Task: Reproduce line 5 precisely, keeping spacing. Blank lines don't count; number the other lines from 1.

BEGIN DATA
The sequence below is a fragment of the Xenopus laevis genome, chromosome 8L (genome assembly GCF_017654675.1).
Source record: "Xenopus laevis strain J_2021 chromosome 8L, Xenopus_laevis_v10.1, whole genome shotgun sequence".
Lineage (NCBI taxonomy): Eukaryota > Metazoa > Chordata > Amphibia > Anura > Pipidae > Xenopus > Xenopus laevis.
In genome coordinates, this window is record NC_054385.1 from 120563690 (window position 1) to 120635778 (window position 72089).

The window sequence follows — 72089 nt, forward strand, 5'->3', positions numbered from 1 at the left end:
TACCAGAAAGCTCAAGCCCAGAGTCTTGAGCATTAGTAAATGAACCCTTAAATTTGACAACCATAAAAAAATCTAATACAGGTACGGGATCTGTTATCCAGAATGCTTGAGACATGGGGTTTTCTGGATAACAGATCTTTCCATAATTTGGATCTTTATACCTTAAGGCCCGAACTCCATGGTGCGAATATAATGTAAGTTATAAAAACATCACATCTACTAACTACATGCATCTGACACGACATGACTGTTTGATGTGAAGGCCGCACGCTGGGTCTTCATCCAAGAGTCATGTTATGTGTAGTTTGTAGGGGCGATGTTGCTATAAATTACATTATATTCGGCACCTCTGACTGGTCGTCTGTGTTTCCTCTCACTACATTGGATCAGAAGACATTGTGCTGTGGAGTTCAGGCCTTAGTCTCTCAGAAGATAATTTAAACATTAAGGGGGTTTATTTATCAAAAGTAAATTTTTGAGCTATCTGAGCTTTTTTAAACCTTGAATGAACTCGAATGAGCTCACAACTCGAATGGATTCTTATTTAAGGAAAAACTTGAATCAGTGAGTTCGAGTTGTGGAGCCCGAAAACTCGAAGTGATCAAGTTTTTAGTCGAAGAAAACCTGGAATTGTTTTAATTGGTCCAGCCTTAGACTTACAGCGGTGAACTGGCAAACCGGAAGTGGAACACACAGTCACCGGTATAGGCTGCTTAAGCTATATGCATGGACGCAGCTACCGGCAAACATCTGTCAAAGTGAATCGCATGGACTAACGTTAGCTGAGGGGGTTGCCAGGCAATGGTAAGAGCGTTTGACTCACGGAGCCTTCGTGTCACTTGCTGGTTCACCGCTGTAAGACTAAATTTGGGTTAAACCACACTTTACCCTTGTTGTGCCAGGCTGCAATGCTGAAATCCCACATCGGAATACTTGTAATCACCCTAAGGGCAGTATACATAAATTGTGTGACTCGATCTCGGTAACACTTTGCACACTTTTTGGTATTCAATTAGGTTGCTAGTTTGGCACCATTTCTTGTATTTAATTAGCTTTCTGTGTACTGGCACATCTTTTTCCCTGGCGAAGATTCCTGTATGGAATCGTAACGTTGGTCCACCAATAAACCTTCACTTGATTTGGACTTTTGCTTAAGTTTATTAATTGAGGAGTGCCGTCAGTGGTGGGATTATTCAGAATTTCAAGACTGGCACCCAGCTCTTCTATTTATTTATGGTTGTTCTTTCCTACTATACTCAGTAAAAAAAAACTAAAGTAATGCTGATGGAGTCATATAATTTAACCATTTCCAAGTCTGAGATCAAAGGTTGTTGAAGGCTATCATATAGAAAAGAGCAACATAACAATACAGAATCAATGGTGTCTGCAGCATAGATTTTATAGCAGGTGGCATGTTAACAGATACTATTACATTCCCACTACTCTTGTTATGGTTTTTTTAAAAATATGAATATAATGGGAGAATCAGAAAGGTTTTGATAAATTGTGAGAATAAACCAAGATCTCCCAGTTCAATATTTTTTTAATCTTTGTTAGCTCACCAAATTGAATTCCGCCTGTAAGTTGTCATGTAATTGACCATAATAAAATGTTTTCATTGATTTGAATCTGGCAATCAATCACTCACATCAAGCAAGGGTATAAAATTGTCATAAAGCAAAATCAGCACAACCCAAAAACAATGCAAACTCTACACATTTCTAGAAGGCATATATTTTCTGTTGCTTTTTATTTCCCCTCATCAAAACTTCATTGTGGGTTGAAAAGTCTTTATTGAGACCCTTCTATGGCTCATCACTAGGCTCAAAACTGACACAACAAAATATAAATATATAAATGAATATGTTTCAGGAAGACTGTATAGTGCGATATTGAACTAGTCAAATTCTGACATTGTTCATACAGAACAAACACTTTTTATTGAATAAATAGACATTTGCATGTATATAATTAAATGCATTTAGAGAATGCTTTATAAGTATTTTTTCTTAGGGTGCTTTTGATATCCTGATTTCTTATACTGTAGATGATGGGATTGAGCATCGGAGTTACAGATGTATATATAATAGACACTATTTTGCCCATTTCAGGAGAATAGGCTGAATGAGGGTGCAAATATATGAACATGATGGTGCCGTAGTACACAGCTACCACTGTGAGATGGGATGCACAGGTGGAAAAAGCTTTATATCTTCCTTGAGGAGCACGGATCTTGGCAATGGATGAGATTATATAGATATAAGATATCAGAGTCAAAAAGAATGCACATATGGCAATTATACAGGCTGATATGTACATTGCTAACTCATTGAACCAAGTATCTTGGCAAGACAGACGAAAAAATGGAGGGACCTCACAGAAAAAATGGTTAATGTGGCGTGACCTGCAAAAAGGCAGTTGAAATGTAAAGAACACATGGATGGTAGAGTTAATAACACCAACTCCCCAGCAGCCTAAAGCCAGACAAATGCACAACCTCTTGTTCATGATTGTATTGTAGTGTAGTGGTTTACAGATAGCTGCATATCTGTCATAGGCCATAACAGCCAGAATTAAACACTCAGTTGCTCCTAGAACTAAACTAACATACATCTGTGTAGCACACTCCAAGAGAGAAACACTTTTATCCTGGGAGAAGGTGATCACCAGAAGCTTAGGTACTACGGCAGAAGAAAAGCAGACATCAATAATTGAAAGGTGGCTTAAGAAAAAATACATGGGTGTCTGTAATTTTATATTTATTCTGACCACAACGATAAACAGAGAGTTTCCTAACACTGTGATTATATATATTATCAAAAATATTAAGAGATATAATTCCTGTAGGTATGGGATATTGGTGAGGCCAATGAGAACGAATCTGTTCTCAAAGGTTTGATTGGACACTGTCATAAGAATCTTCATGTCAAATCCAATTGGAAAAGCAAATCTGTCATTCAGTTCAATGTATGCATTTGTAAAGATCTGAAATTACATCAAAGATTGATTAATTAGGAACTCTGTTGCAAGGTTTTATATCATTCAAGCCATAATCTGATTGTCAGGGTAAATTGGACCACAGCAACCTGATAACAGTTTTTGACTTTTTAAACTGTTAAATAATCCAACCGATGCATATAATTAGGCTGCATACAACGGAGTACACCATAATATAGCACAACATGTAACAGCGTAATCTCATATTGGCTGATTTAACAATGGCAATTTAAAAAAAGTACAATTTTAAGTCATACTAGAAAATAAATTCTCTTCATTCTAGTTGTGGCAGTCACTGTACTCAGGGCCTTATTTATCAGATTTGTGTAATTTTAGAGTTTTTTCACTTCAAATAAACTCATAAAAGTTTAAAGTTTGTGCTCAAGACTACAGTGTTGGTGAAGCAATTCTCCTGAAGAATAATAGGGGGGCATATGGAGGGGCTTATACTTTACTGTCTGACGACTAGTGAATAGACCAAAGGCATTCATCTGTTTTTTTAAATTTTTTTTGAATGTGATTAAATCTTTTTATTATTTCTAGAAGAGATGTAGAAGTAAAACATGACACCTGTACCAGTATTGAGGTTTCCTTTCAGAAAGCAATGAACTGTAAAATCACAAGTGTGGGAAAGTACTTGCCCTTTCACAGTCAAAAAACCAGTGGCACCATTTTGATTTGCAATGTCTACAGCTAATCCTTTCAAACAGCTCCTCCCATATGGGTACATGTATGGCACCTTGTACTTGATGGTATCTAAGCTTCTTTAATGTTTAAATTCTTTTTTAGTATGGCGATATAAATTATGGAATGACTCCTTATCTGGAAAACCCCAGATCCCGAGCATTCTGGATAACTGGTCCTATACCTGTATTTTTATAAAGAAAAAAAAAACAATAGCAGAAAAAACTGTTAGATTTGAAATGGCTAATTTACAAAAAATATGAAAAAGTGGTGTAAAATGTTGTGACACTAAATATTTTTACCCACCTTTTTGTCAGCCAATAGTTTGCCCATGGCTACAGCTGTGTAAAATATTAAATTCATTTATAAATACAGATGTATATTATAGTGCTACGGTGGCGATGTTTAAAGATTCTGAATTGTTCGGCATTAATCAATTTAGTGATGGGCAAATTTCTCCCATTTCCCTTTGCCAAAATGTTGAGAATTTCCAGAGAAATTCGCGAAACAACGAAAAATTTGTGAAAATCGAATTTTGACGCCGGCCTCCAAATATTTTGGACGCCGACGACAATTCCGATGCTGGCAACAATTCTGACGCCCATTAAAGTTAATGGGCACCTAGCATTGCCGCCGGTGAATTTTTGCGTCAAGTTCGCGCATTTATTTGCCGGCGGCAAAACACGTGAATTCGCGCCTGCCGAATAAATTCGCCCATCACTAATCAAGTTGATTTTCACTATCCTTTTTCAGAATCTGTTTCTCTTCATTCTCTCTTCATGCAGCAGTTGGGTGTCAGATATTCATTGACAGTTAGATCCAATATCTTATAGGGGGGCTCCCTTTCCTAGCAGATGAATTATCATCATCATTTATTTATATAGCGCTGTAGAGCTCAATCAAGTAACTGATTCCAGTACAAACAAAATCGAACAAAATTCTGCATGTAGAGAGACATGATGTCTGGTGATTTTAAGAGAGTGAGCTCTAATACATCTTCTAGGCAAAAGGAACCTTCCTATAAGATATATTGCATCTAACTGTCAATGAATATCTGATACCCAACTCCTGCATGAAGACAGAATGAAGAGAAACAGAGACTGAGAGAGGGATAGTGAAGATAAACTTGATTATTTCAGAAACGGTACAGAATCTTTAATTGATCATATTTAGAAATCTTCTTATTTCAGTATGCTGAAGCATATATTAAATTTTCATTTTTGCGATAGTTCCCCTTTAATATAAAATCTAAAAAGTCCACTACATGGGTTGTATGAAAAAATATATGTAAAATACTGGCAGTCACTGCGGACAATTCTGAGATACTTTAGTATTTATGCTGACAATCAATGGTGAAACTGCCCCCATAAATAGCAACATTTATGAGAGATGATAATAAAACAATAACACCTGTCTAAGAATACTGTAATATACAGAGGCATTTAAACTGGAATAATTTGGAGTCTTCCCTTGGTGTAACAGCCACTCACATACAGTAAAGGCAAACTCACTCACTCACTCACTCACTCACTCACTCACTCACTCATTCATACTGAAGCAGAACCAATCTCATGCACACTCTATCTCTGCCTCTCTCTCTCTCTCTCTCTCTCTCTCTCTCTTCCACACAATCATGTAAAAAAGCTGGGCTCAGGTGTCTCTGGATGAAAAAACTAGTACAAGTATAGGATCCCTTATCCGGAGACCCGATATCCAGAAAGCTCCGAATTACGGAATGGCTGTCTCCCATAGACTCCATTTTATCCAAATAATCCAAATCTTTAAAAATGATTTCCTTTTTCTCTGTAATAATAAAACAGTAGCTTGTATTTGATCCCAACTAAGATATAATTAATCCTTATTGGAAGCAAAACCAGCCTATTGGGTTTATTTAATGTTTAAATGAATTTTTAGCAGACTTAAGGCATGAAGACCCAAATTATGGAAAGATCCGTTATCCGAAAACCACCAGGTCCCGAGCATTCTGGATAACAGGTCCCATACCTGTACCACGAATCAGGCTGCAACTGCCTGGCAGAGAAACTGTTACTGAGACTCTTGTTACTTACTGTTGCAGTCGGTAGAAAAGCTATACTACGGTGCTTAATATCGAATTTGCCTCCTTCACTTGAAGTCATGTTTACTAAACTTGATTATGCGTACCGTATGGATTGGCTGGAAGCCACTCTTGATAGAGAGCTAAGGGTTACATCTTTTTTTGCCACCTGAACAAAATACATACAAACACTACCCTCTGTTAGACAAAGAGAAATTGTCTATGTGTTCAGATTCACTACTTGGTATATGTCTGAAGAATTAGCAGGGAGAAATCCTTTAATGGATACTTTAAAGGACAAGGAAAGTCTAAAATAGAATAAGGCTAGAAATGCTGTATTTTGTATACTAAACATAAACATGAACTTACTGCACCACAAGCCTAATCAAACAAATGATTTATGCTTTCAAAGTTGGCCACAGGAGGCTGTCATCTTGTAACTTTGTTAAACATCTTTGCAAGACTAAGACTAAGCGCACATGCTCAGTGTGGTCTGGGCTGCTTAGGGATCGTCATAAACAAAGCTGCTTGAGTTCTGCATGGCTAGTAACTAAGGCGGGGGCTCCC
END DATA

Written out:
The window sequence follows — 72089 nt, forward strand, 5'->3', positions numbered from 1 at the left end: